Making Room for Pilates
It maybe that you already have an exercise routine in place, whether that is cycling, swimming, football, HITT training etc, but research suggests that it is a good idea for both recovery and injury prevention to round out your fitness regime with a weekly class in something like Yoga or Pilates.
Pilates, is in itself a complete exercise method, it was named for the developer Joseph Pilates; born in Germany Joseph suffered ill-health as a child that left him distorted and frail. He was determined to overcome his disabilities, and studied Eastern and Western exercise approaches and would later move to England and have jobs as a circus performer, boxer and self-defence instructor.
In 1926 he moved to the USA and opened an exercise studio, and perfected his regime of precise movements, that would focus on building the core strength of the body, improve posture and look at benefiting both physical and mental health, through controlled exercise and breathing.
Pilates designed over five hundred exercises, taking into account different levels of ability. Many classes now incorporate tools such as foam rollers, gym balls and resistance bands. But still today the slow and steady pace of the movements is retained. Which allows your spine to rotate and extend, your muscles flex and your abdominal contractions are controlled by your steady breathing at the right time.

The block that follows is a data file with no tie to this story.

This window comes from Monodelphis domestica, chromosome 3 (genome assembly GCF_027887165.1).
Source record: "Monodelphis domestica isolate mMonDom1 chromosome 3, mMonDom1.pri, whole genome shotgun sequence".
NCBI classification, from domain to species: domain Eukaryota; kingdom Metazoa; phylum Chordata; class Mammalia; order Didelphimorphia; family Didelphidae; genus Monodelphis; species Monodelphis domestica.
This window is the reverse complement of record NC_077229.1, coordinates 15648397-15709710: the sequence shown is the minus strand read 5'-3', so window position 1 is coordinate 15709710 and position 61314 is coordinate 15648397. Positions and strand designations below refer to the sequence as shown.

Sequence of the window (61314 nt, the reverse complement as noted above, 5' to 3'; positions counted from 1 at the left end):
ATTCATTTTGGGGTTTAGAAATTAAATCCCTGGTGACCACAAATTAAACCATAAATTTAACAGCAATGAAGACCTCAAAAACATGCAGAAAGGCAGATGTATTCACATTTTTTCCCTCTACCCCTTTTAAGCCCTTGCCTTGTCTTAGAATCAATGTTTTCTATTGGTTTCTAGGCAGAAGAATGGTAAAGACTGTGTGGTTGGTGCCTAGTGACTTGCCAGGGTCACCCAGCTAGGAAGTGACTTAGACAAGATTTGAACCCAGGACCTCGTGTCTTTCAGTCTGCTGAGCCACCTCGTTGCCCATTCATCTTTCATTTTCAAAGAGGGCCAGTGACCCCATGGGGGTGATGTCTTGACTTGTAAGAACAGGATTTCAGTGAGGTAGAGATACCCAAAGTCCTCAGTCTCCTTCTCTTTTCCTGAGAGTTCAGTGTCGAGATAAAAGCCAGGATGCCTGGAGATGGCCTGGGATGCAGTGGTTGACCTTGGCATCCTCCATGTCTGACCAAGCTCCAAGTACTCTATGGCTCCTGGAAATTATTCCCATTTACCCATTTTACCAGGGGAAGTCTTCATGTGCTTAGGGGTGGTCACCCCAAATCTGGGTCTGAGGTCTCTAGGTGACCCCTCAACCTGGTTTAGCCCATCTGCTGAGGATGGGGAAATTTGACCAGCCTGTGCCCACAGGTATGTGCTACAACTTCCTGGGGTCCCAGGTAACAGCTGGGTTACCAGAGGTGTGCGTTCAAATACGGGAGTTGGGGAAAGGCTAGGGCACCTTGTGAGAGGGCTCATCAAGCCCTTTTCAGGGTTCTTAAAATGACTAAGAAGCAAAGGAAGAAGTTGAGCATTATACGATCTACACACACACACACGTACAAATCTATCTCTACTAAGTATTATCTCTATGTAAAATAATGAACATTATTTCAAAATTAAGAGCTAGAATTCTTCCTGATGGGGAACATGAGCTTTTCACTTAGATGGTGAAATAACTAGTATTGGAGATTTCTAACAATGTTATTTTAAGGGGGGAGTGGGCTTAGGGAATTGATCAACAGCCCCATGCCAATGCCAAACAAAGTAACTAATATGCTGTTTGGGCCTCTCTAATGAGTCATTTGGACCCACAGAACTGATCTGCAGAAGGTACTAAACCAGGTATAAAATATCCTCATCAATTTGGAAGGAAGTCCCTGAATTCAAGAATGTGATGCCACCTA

Pilates in Practise
Pilates is very restorative, and can be done at a level that the body can cope with, such as a beginner, intermediate, advanced, someone post recovery etc. The movements can undo some of the damage that we create in our bodies through every day living – sore necks from looking at computers, long periods of time standing or sitting etc. Breathing and moving through the positions actually exercises your neuromuscular motor controls, which aids rehabilitation.
It is advisable to go to a class for beginners if you are new to Pilates, your instructor can take you through not just the positions but also the breathing. Lateral breathing will help you to engage your core muscles and also assist in the timing of the exercises.
Be in The Present
Whilst Yoga is more spiritual, Pilates does have a ‘mindfulness’ component, the breathing exercises in particular are useful in encouraging you to focus right in that moment. Needing to focus on the movements and the timing of the breath, stops your mind from wandering and keeps you in the here and now!